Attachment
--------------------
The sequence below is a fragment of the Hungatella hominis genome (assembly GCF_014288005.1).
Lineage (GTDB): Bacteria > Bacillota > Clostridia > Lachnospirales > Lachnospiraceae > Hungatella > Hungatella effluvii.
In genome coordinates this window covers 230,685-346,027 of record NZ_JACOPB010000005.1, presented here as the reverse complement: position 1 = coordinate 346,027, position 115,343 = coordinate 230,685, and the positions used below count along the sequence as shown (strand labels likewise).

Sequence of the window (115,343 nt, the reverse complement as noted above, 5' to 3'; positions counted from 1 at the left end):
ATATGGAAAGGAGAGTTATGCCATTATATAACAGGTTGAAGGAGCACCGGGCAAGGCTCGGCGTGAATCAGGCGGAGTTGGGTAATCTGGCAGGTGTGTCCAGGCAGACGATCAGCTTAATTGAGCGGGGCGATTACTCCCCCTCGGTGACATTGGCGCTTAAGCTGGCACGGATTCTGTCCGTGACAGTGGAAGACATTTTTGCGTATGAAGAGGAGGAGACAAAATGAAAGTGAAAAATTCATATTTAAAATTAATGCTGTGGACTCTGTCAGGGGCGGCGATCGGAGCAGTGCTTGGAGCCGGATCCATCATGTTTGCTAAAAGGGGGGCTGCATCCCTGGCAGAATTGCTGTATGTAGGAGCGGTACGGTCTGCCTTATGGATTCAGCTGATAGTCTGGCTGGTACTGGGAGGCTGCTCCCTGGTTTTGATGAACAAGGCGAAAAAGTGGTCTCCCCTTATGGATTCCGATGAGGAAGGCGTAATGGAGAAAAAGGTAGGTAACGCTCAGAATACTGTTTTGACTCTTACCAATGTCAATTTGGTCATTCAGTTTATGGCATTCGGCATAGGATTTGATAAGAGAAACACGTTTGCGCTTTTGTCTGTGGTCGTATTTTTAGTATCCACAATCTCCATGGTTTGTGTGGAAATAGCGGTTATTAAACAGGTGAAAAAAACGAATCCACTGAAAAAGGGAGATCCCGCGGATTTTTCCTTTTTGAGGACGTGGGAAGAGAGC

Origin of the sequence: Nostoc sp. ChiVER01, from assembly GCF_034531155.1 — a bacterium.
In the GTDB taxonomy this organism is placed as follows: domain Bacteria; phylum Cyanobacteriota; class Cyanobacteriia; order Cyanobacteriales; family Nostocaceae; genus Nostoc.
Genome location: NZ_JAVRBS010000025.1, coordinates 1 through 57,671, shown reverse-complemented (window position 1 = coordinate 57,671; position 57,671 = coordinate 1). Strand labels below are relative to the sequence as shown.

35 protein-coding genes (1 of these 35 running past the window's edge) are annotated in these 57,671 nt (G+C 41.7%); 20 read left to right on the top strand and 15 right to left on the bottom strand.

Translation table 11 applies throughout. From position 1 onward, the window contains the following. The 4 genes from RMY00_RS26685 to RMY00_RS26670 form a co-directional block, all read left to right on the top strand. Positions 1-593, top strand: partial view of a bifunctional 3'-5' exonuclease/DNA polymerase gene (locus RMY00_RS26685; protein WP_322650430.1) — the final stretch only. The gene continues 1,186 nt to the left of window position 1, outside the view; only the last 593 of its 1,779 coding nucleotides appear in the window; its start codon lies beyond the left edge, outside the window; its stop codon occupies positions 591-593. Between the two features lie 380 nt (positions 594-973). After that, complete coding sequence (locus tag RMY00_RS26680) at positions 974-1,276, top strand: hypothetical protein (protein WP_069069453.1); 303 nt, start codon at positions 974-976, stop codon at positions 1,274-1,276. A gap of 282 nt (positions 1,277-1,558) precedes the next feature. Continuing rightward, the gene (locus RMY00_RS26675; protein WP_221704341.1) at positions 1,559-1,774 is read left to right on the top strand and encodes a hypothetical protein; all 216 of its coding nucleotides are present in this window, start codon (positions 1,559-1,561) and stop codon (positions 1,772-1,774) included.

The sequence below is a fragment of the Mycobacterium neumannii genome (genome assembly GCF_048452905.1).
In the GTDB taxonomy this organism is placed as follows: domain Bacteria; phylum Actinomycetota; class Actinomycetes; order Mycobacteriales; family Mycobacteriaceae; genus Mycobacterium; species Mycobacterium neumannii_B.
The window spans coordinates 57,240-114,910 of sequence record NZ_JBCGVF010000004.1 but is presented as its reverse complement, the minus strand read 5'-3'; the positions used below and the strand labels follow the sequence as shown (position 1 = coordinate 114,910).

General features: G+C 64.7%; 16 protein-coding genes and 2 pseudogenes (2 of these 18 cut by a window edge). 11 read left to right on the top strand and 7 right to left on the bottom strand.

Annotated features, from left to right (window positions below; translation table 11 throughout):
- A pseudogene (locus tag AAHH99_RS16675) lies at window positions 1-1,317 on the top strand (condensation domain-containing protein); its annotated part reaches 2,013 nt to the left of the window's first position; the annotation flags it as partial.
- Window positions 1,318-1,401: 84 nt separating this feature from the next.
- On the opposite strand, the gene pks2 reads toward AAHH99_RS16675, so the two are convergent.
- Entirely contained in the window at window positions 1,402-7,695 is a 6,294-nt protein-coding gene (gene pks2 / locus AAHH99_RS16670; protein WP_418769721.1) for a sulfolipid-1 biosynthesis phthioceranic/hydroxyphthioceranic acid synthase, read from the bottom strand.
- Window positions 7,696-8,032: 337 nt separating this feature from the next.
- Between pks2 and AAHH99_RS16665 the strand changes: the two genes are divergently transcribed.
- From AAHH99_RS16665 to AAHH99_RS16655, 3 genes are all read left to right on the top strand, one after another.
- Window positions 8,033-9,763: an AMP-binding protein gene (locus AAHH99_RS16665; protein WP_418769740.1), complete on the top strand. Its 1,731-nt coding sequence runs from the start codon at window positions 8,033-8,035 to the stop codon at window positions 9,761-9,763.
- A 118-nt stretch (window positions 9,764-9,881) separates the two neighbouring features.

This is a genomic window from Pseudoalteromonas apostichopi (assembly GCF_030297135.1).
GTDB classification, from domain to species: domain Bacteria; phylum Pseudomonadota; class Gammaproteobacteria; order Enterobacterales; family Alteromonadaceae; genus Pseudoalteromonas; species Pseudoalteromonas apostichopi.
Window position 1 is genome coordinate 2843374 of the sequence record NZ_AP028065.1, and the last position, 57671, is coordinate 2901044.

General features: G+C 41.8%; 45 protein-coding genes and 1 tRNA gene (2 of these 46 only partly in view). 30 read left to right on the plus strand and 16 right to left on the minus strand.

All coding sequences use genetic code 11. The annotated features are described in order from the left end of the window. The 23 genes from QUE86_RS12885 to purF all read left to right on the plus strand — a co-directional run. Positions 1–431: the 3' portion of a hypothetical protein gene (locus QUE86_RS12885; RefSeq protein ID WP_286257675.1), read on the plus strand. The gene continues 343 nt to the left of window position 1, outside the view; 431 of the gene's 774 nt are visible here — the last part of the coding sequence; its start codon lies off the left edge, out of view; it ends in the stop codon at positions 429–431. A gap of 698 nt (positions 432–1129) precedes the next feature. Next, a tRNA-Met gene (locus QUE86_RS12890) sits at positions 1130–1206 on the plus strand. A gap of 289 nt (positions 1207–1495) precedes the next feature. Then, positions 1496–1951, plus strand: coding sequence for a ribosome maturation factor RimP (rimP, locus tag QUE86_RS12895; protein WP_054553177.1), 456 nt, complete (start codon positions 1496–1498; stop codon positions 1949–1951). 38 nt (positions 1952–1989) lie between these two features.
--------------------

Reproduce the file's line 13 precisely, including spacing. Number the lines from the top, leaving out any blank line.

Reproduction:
The window spans coordinates 57,240-114,910 of sequence record NZ_JBCGVF010000004.1 but is presented as its reverse complement, the minus strand read 5'-3'; the positions used below and the strand labels follow the sequence as shown (position 1 = coordinate 114,910).